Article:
clock menu more-arrow no yes mobile

Filed under:

And This Week, the Masked Singer on ‘The Masked Singer’ Is ...

Joel McHale is a guest judge, and one contestant shamelessly, and effectively, panders to a panelist

Fox/Ringer illustration

I recently spent 12 hours watching mindless content on Disney+, a tortuous binge that, at the time, felt like one of the worst things that could’ve happened to me. But alas, my short-sightedness—or perhaps my brain’s trying to prevent me from remembering traumatic incidents of the past—made me briefly forget that there is still more of The Masked Singer’s second season to watch.

But still, the show, and these, uh, recaps, must go on. Thankfully, to spice things up this week, there was yet another guest judge, Joel McHale, to join our regular panel of four—Robin Thicke, Ken Jeong, Nicole Scherzinger, and notorious anti-vaxxer Jenny McCarthy. McHale showed up in the show’s first season and, mercifully, spent the whole time commenting on how strange and stupid the show was while barely hiding his contempt for its concept. (Imagine getting invited to some glitzy party and telling the hosts their decorations suck: same principle.)

I can only assume the other judges and host Nick Cannon have some level of self-awareness about the series they’re on, but I suppose for [clears throat] paycheck reasons, they keep these thoughts to themselves. I like McHale, and the best thing The Masked Singer could do is have him replace either Jeong or McCarthy, who are annoying and hate life-saving vaccinations, respectively. And while McHale didn’t roast his fellow judges as badly as Triumph the Insult Comic Dog did last week, he did properly ether his former Community costar by saying, “Ken, I think you’re great, and I think we’re all shocked you brought up your movie career.” (For context: Ken was making a horrible case for the Flamingo being Bella Thorne, who’s too cool and too busy directing award-winning porn—yes, really—to be bothered with this show.)

Flamingo, for what it’s worth, did a great job opening the episode with her rendition of Patti LaBelle’s “Lady Marmalade.” The crowd got super into it. Greta Gerwig was out here losing her damn mind.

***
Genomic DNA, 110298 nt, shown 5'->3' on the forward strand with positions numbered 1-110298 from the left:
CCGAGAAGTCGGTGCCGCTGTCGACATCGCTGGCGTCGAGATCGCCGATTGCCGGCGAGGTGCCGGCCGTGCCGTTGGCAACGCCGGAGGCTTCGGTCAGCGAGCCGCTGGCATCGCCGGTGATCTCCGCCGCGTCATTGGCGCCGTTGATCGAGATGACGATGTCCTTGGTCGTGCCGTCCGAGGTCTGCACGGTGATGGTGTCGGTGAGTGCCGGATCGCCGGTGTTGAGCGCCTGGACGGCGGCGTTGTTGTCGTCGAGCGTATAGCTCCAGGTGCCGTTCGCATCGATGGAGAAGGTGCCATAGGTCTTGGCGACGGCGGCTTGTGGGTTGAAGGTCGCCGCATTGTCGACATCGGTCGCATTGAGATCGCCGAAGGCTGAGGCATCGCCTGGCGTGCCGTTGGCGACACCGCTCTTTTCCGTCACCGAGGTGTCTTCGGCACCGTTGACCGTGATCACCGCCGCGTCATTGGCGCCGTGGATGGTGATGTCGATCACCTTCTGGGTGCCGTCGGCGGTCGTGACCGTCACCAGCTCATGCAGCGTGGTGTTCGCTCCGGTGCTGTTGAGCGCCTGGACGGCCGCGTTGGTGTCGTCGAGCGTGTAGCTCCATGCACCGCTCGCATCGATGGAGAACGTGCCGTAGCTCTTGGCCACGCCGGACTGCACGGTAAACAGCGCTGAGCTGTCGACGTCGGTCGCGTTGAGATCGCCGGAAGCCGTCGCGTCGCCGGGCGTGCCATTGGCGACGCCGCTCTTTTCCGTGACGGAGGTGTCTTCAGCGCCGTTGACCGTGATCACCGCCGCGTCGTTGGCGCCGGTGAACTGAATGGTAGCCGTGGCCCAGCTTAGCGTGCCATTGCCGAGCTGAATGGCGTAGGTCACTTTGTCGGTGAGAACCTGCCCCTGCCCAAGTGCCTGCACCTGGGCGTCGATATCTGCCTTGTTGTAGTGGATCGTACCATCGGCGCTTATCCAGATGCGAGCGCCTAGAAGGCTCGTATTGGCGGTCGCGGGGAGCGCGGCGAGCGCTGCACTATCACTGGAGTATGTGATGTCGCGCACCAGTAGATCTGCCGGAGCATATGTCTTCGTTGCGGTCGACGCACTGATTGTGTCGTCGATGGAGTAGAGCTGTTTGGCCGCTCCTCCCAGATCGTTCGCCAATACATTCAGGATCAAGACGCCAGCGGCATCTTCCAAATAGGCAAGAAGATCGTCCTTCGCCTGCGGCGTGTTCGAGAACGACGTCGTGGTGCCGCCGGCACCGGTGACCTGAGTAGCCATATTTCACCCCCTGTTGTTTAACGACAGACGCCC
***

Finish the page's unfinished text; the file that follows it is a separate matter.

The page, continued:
The use of a Patti LaBelle song was particularly intriguing because it seemed clear to everyone on the judges’ panel for weeks that the Flower—who also performed this week, along with the Leopard and Rottweiler—was actually Patti LaBelle. Like with Gladys Knight showing up as an LSD-trip Bee last season, no amount of nightmarish outfitting could hide an iconic, soulful voice. It also felt somewhat disrespectful to make the “godmother of soul” wear something that made her look like a botanical mutation from Annihilation. But assuming the Flower was LaBelle, it seemed that she would be a shoo-in for a deep run in the competition.

And yet. The way this episode was set up, the characters were put in one-on-one matchups. The Flamingo and Leopard were paired, and so were the Rottweiler and Flower. The contestants who received the fewest votes from the studio audience would then have to compete in another “smackdown”—reminder: It’s called that only because Fox is clearly trying to promote WWE’s SmackDown—which would then be voted on by the panel, rather than the audience. (I promise this distinction is important.)

Rottweiler bested the Flower, and Flamingo topped the Leopard, leaving the two of them in the climactic showdown. (Which was, if my suspicions were correct, actually Patti LaBelle versus goddamn Seal.) There is nothing particularly novel about the “smackdown” framework: The masked contestants just take turns singing and playfully act like they’ve got some beef. McHale joked that he hoped this is the part of the show where the contestants literally fight, and good god I’d have paid to see that.

Anyway, Leopard opened the showdown by covering the Pussycat Dolls’ “Don’t Cha” before Flower did Survivor’s “Eye of the Tiger”—and this is where I think we have to discuss the apparent lack of Masked Singer ethics. Nicole Scherzinger is a former member of the Pussycat Dolls, and she has one of only five deciding votes in this part of the contest. A contestant shouldn’t be able to curry favor with a judge by performing one of their songs. I’m not even putting the blame on Scherzinger—if a coworker tells me they think Venom is the best film ever made and that the Fast & Furious franchise is great cinema, I will ride or die for them. Someone behind the scenes—the show’s executive producer, Satan himself?—should’ve prevented the Leopard from choosing that song. It could also set a bad precedent; all another contestant needs to do to win over Jeong is tell him they thought he was hilarious in The Hangover and that his Netflix stand-up special didn’t suck. (It did.)

Still, props to probably-Seal for the savvy gamesmanship, of which I’m certain got him at least one easy vote from the panel. And so the Flower was eliminated, and unsurprisingly revealed to be Patti LaBelle.

There are seven contestants remaining this season—including the Thingamajig, who I believe to be Victor Oladipo—so Patti LaBelle just finished the competition in eighth place. That’s absolutely criminal. But at least she took it in stride: “It feels awesome. It feels like I did win.” Well, even if LaBelle did win Season 2 of The Masked Singer, it wouldn’t have made her highlight reel. As if we needed any more excuses, please, just let Oladipo’s Thingamajig win this thing and then burn the Masked Singer studio to the ground.